With winter on its way I turn my attention to my indoor plants that provide me with green just as the evergreens do…

Most exciting is the terrarium I have filled with bits and pieces of plants, lichen mosses and fungi from my favorite forest. My scientist friend directed its basic construction – pebbles and good soil, and I chose plants that normally live together… I am hoping to create a mycelial network that will support not only the whole environment but become a healthy habitat for Al’s baby frogs, whenever they are ready. Every morning I open the little doors and the scent of breathing forest wafts through the air….so far all plants seem to be thriving…

Plant cognition is the study of the mental capacities of plants – how they respond and learn from their surroundings. Darwin first studied this ability … Dr Monica Gagliano is studying plant memory and has demonstrated that plants learn by association and can anticipate events. Like scientists Simard and Kimmerer she has spent time with Indigenous peoples who have never lost access to this knowing.

Having been a plant woman all my life I too have learned a lot from plants. Gagliano states that plants ‘speak’ and we hear what they have to say by listening with our bodies. This has been my experience too.

The fact that science in the service of willful blindness still denies these truths is more about a distorted paradigm than anything else.

Frogs of the future included.


While we are buried in white this little tree frog enchants me with his extraordinary pads…

My friend – scientist Al tells me my powers of observation allow me entrance into other dimensions. He’s right of course. There is no magic here just an ability to pay attention – when we do the ordinary opens a door that is already there.

My second memory as a baby was tied up with “seeing” and the first pictures of myself that I drew showed a little girl without any features except eyes.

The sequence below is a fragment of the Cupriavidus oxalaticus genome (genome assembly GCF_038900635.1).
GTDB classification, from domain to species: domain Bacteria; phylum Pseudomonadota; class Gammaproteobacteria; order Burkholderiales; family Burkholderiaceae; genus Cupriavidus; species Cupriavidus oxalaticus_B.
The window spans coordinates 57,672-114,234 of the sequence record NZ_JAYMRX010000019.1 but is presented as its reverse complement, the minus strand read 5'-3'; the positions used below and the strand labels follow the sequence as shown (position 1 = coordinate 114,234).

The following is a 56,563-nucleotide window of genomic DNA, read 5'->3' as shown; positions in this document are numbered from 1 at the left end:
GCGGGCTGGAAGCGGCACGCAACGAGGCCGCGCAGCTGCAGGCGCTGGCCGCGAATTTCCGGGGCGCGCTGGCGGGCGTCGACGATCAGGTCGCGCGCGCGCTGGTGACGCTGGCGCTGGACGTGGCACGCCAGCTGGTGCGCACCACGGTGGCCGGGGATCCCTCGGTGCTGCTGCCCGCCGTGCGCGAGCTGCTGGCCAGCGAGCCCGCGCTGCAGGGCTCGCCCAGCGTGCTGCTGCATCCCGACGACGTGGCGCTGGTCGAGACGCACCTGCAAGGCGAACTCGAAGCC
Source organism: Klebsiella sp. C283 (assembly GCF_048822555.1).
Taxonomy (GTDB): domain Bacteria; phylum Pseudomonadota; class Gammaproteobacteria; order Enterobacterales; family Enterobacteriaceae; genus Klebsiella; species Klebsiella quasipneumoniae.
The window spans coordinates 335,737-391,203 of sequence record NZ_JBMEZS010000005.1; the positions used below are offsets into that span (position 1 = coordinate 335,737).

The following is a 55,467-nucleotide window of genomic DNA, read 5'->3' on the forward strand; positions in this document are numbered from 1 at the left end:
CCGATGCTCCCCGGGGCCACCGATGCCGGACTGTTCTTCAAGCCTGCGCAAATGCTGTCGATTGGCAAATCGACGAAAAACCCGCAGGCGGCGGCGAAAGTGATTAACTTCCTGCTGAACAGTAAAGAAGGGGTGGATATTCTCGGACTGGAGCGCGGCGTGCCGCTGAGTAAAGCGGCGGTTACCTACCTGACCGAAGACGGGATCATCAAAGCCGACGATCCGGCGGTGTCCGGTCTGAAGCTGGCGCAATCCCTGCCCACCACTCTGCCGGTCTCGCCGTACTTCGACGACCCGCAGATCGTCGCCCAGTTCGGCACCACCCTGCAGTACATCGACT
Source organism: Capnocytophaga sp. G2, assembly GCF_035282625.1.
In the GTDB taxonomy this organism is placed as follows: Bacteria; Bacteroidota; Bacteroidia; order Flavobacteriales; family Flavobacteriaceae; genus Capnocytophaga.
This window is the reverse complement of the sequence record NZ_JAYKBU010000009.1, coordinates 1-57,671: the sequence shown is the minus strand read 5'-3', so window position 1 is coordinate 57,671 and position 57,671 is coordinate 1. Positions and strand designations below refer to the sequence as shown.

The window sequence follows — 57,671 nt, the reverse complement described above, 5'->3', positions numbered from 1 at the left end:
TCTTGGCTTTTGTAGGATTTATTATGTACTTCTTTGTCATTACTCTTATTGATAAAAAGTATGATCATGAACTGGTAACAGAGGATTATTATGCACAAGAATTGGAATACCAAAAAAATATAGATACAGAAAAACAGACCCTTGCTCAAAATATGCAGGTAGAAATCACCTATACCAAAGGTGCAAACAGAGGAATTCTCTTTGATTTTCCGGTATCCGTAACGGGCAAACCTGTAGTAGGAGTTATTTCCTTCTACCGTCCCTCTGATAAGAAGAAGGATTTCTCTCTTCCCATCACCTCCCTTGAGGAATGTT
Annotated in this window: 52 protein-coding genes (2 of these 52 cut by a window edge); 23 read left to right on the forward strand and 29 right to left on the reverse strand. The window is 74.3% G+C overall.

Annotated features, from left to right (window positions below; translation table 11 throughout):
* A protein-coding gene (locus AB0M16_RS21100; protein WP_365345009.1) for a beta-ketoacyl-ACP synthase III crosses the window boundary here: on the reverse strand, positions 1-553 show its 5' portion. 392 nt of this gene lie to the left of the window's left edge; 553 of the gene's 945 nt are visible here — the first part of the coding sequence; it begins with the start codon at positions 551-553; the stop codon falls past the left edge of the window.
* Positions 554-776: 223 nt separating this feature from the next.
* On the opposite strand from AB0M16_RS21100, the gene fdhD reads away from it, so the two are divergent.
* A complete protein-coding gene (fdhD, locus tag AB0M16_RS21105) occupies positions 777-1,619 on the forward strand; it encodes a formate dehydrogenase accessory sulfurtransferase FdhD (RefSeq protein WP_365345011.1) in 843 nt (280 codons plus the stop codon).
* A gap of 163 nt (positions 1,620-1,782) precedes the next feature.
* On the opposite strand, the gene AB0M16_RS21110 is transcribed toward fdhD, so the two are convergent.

“What can we gain by sailing to the moon if we are not able to cross the abyss that separates us from ourselves”

Thomas Merton

Morning light – the pale pink- a relief from monochromatic gray and white. One brave turkey and cardinal in the tree waiting for seed…


Crossing the Abyss

Mountains of snow

smother flight

unable to escape

monochromatic gray

trees bow double

break under lead

trapped birds 


No choice

but to be

‘With What Is’

What if I cannot

Cross the abyss?

Red bird is Witness

An intrepid turkey

chortles Yes!

“ The wound is the place where the Light enters you…”Rumi

Yesterday skies cleared. It felt so good just to be walking, appreciating… with 28 inches of snow on the ground I was amazed to see intrepid turkeys deal with floundering and taking flight to reach the house – their fall abundance has ended and with this much snow it is impossible to dig for seed so I am scattering seed. They arrived again before day break from across the brook- I love the sounds of contentment they make . Wild turkeys are fascinating birds to watch and so bright. After road walking I light the wreath and tree and sit in the living room in the fading twilight – my absolutely favorite winter pattern/ pass – time – and I always have cocoa…With all the weather disruptions – three inches of rain after more snow this weekend will make walking anywhere impossible if we get it – it is comforting to have it get dark when it is supposed to this time of year – this cyclic seasonal pattern remains intact – nothing else does.


Today is the winter solstice – this is a Fire festival -Europeans and Indigenous peoples wore masks as they danced around bonfires. Why the masks? To protect the wearer’s identity from the dark spirits that roamed in the night- Winter was a dangerous time. If you attend Indigenous dances today you will still see those masked dancers… new age folks turned this festival into one of light… as the wheel turns to winter challenges are ahead… the winter solstice gives all an opportunity to turn inward – to do shadow work – a time to rest and reflect

…it will be weeks before the sun grows stronger….some call that next turning “ First Light.”

Yesterday the turkeys were hilarious peeping in at every window the first arriving just before daybreak – such intrepid birds… one mountain picture that reveals the skidder marks where trees are not – once a lush green mountain – the others are covered in alpine glow.


“ These days scientists are starting to talk like shamans and shamans are starting to talk like scientists”.

Anthropologist Jeremy Narby

Marrying science to our senses – seeing feeling intuiting etc is marrying our minds to our bodies – only then can we access nature’s mysteries.